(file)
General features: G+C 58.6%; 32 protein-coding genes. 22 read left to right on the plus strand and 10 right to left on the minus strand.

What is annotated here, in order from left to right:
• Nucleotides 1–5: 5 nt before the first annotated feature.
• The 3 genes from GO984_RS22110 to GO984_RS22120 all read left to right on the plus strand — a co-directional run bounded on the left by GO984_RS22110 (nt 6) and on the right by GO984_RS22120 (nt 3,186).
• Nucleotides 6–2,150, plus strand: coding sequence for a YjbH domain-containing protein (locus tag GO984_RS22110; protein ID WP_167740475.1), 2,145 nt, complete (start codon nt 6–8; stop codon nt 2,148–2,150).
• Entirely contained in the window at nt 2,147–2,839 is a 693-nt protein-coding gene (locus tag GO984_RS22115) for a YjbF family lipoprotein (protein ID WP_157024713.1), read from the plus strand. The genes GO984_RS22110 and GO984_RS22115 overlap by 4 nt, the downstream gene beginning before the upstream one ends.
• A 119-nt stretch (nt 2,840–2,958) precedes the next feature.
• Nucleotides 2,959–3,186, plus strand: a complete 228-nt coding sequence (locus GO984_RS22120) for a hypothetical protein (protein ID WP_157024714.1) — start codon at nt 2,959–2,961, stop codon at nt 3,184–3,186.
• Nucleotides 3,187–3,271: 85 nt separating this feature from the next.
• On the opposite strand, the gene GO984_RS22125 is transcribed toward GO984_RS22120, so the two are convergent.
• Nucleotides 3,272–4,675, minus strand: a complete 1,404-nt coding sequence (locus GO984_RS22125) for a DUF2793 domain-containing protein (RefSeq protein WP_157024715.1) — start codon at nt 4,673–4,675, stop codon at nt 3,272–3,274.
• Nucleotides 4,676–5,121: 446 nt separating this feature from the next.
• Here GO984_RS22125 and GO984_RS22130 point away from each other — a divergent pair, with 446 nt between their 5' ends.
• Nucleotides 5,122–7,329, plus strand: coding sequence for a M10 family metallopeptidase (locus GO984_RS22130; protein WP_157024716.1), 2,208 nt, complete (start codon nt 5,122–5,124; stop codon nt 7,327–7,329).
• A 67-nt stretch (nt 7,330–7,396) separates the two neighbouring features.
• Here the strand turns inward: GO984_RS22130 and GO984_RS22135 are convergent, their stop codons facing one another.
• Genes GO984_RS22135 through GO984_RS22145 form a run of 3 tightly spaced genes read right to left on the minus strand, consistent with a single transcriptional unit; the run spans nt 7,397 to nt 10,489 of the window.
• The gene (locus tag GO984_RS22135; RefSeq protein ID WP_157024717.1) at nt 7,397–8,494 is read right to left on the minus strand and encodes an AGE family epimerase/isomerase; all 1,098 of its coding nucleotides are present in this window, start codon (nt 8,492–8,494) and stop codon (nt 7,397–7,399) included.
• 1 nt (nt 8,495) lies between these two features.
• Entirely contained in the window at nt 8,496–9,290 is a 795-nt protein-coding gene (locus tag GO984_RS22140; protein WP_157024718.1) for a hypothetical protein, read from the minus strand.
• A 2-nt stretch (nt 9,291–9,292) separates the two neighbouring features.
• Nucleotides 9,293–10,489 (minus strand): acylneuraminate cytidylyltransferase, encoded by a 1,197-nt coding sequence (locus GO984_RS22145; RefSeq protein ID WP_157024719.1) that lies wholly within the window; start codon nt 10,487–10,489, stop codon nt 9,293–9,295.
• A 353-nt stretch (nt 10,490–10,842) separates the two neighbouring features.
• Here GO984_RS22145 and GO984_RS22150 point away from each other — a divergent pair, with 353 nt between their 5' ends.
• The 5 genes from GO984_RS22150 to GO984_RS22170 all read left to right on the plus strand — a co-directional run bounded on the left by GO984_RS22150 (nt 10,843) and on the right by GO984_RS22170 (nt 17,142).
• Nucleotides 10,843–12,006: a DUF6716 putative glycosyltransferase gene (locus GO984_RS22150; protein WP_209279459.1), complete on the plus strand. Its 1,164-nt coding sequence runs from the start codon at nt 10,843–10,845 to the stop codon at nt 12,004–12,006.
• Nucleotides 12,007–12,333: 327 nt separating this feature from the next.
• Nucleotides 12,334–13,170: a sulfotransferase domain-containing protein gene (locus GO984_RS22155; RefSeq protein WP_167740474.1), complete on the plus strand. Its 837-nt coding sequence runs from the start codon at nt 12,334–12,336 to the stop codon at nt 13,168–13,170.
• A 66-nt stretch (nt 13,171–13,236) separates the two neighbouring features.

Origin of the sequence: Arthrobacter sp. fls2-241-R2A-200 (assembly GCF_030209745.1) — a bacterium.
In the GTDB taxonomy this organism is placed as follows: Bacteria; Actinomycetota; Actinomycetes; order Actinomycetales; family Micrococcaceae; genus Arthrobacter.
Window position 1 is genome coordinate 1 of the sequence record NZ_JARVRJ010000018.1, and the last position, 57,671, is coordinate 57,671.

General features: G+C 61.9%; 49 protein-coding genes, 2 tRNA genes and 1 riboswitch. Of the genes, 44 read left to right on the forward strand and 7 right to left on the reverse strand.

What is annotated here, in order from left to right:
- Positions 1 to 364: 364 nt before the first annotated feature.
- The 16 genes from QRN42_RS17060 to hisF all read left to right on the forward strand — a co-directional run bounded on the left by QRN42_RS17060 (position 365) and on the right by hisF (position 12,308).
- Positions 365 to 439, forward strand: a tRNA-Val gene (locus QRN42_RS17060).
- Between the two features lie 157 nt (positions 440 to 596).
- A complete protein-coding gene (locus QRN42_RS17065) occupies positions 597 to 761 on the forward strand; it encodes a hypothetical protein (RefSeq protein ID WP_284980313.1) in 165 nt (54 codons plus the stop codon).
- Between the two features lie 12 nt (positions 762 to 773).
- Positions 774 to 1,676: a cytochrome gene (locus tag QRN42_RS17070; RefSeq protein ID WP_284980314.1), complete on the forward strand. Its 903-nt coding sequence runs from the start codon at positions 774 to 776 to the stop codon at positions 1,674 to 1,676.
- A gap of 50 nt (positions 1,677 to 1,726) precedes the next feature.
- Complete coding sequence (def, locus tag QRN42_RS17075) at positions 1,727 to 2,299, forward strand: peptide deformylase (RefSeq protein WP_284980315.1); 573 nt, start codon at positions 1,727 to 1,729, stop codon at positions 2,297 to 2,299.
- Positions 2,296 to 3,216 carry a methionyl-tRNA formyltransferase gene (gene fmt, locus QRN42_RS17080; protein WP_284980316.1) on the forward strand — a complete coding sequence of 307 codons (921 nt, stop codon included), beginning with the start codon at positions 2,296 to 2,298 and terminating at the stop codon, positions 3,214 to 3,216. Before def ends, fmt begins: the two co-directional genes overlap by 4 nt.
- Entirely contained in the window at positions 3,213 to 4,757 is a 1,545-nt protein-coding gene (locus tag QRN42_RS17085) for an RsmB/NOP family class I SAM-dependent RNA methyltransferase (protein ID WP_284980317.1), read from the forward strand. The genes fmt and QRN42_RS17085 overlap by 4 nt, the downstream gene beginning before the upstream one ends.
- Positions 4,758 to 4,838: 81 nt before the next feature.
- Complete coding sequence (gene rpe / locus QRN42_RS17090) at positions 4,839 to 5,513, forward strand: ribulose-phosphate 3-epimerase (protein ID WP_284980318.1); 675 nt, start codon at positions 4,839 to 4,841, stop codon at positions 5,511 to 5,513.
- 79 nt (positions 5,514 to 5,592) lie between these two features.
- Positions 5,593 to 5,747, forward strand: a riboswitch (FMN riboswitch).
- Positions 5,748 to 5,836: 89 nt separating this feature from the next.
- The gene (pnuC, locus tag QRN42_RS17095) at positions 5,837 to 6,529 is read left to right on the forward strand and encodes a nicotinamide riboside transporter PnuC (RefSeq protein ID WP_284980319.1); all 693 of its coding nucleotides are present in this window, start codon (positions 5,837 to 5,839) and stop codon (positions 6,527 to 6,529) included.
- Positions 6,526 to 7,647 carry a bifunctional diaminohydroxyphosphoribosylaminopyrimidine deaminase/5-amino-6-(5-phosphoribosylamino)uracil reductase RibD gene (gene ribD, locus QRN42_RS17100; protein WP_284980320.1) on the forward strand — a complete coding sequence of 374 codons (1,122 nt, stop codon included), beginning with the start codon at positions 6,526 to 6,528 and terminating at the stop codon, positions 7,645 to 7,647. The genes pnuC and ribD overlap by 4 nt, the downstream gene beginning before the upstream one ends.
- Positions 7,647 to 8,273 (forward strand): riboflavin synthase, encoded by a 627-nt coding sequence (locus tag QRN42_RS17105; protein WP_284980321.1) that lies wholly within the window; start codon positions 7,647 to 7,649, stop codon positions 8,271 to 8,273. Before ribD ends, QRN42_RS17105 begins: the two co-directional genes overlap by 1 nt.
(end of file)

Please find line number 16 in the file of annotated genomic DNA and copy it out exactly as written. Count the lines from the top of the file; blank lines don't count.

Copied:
• Here the strand turns inward: GO984_RS22130 and GO984_RS22135 are convergent, their stop codons facing one another.